- Compact design
- Great cameras
- 3 years of Android updates
- No 5G
- Screen limited to 60Hz
The Pixel 4a might not tick all the techy boxes, but certainly has a unique charm that will appeal to many buyers.
Price When Reviewed
Best Prices Today: Google Pixel 4a
For a while it felt like Google’s new mid-range phone would never arrive but the Pixel 4a is finally here in another attempt to provide the best value-for-money Android smartphone around.
On the whole, Google has done another fantastic job of getting the key things right here and at a cheaper price than the Pixel 3a. However, tech nerds are likely to be tempted by some rivals due to a couple of missing features.
After quite a wait, the Pixel 4a is finally on sale and, in the UK, the day after Google announced the Pixel 5 and Pixel 4a 5G so you might want to consider those as alternatives.
Google told me “Like many companies our supply chain was impacted by COVID-19 and we had to adjust our launch plans accordingly to ensure the safety of our employees, partners and customers.”
Is the Pixel 4a the right phone for you? Let’s find out.
Design & Build
It’s a case of the same, but different when it comes to the Pixel 4a’s design.
While it still very much looks like Google’s handiwork, there are a few changes that make the 4a a bit better than its predecessor but also a little worse.
Starting at the back, the 4a still uses a polycarbonate unibody instead of the glass used on the flagship models. While it might not feel quite as premium, it won’t smash if dropped and is lighter.
The phone is still 8.2mm thick but is a tad lighter at 143g. It’s also a little shorter despite the larger screen and importantly is one of the most compact handsets on the market.
I was excited about the OnePlus Nord, hoping it would be a smaller version of the OnePlus 8 closer to the OnePlus X design but it’s still huge. There’s a real lack of smaller phones out there so it’s great to see the Pixel 4a fill this need for those that crave it.
I like the soft matt finish but it’s a shame that the distinctive glossy section at the top has gone. The fingerprint scanner is still at the back and is more subtle than other Pixels. The camera module in the corner might be square to match the Pixel 4, but there’s actually only one lens there.
As you can see, I’ve been testing the Just Black colour and never has a colourway name been more appropriate. The Pixel 4a is only available in this option for now due to the supply chain issues.
Update: A Barely Blue colourway is now available but it’s exclusive to the Google Store in the US.
There’s good news because Google has kept the 3.5mm headphone jack but fans of the Active Edge feature will be disappointed. The sensors Google has previously put in the sides so you can squeeze the phone to launch the Assistant are gone on the Pixel 4a.
I assume this is partly to achieve a lower price point and focus on other features. To that end, it’s no surprise that there is no waterproofing here.
At the front, the Pixel 4a looks dramatically different and more modern compared to its predecessor, and even a fair bit when compared to the Pixel 4. So let’s take a look at that new screen.
Bezels are barriers and as such, slimming them down significantly on the Pixel 4a means the display is halfway to the Pixel 3a XL despite the chassis getting smaller.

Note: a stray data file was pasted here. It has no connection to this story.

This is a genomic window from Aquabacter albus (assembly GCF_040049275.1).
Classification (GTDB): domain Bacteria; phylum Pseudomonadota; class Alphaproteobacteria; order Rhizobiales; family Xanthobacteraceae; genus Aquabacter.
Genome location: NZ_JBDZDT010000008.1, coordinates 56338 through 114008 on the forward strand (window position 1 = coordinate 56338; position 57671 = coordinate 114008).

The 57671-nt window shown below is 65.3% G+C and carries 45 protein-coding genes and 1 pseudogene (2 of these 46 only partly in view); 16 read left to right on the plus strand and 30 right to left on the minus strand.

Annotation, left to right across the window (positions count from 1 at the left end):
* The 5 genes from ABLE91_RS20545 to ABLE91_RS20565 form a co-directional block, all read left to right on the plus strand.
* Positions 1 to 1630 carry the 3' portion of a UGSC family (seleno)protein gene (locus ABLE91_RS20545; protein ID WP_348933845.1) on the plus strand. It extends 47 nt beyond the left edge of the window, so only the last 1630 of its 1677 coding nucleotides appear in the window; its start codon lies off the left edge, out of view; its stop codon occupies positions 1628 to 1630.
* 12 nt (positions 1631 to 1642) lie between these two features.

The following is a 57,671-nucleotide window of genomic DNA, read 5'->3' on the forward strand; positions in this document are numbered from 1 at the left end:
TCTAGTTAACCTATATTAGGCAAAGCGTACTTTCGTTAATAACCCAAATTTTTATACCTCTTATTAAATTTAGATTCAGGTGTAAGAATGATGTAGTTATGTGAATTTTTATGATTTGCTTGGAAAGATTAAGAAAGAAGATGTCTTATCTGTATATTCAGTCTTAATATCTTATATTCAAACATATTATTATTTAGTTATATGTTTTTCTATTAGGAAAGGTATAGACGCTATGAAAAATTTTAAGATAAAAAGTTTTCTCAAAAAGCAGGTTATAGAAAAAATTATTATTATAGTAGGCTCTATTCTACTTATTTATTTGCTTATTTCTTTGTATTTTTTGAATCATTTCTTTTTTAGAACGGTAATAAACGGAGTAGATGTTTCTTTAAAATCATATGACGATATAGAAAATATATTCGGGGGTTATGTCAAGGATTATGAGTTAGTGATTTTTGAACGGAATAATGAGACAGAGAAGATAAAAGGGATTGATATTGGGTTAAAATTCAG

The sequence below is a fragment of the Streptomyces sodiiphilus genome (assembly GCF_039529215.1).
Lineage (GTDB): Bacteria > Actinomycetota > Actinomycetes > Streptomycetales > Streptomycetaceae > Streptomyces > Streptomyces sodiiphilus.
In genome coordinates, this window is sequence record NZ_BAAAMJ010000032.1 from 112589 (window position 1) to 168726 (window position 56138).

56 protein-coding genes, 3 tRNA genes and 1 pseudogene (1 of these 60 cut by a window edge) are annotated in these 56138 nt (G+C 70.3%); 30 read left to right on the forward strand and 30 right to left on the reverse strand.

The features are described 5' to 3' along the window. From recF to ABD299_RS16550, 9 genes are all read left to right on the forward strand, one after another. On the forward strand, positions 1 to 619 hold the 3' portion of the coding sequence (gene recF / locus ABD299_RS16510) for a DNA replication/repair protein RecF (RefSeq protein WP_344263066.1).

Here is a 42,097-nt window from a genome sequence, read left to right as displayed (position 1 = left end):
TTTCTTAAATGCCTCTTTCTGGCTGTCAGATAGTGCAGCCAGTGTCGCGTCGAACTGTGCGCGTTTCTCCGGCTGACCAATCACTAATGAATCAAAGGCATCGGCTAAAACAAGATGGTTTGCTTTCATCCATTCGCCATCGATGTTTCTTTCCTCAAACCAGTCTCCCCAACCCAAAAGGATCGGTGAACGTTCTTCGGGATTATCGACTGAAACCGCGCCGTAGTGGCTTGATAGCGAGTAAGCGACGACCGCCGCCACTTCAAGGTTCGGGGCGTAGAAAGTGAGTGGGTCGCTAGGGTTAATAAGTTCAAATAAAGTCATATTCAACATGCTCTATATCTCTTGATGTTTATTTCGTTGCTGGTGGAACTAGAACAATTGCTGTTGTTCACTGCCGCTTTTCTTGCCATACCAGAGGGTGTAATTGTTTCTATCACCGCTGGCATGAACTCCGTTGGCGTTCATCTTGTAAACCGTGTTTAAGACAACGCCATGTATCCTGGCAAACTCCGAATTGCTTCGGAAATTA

This is actually the first Pixel phone with a ‘transmissive hole’, aka a punch-hole where the screen completely surrounds the front-facing camera.
It makes the 4a look contemporary and is a big improvement on the bezels of previous Pixels as well as the notoriously disliked notch of the 3 XL. Speaking of XL models, there is no Pixel 4a XL so this is your only choice this year.
If you’re new to the punch-hole notch then it can feel a little weird at first but it doesn’t take long to get used to. Google even includes a set of wallpapers which use it as a focal point, which also sort of hides it at the same time.
I find this 5.8in screen to be a really nice sweet spot between usability and having enough real estate to enjoy content. It’s so rare to find a compact phone with a sub-6in screen these days that it’s a big reason to get the Pixel 4a if those don’t suit you.
Despite rumours of dropping the tech, the Pixel 4a has an OLED panel and still uses a Full HD+ resolution. At 443ppi, that’s plenty of pixels for a sharp image without unnecessarily draining the battery.
Colours are vibrant, contrast is solid and there’s HDR support, too. You also get always-on functionality complete with Google’s Now Playing feature which tells you what music is playing nearby if it can recognise it.
It’s one of the most beautiful screens you can get for this price. The only thing missing is a high refresh rate, but I don’t think the 4a is really aimed at users who will care about this.
If you are looking for 90- or even 120Hz then you’ll need to look elsewhere, probably to the OnePlus Nord or Realme X50 5G.
Specs & Performance
5G is another thing you don’t get on the Pixel 4a and this is because Google has gone for a Qualcomm Snapdragon 730G processor, where many rivals have the more powerful 765G.
As per the display refresh rate, if 5G is something high up your priority list then the Pixel 4a doesn’t cut the mustard. However, Google will be launching a Pixel 4a (5G) later this year if you must have the latest tech.
If not, then the Snapdragon 730G provides perfectly smooth operation day-to-day and Google has bumped the memory to 6GB of RAM and 128GB of storage space. A nice upgrade on the 3a despite the price drop.
There’s still no microSD card slot, though.
You can see our benchmark results below compared to the main competition. Note that we haven’t tested the Realme X50 5G yet so the Realme 6 Pro is another option, although with a Snapdragon 720G and no 5G support.
There’s something of a false economy going on with smartphone cameras, with many manufacturers adding as many lenses as possible – often for the sake of promoting an impressive number when you won’t even use all of them.
Google does nothing of the sort here, but don’t be fooled by the Pixel 4a’s apparent lack of photography specs. As previously, the idea here is that you get the same main camera found on the flagship Pixel 4 inside a cheaper phone and Google’s incredible software.
So the Pixel 4a has 12Mp rear camera with an f/1.7 aperture, although not the telephoto lens as a secondary option. It’s got dual-pixel phase detection autofocus and optical image stabilisation.
At the front, there’s an 8Mp camera with an f/2 aperture. The main difference here is the positioning in the corner of the screen.